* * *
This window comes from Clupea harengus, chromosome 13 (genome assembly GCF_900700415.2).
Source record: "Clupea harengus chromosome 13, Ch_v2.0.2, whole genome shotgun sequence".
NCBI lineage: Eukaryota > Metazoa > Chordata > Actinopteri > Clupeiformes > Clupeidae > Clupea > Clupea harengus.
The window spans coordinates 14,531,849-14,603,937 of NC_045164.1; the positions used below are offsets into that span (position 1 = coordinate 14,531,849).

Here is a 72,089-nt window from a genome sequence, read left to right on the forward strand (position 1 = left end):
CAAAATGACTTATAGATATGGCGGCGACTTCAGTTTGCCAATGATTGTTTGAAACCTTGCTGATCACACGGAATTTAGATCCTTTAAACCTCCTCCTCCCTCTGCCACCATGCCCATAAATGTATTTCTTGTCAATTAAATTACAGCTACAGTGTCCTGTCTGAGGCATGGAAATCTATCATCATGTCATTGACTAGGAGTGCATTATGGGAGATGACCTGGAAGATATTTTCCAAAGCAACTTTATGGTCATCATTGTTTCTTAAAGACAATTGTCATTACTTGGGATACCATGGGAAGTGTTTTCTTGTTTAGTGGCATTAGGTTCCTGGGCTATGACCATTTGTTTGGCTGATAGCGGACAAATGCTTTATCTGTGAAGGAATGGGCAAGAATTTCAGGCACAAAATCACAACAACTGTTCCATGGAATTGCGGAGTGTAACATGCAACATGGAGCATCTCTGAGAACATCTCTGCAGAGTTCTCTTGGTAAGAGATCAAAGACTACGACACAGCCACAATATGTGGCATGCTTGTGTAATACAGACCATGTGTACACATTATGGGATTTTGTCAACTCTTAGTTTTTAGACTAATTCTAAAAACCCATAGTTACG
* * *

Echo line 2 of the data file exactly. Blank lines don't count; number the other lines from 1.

Source record: "Clupea harengus chromosome 13, Ch_v2.0.2, whole genome shotgun sequence".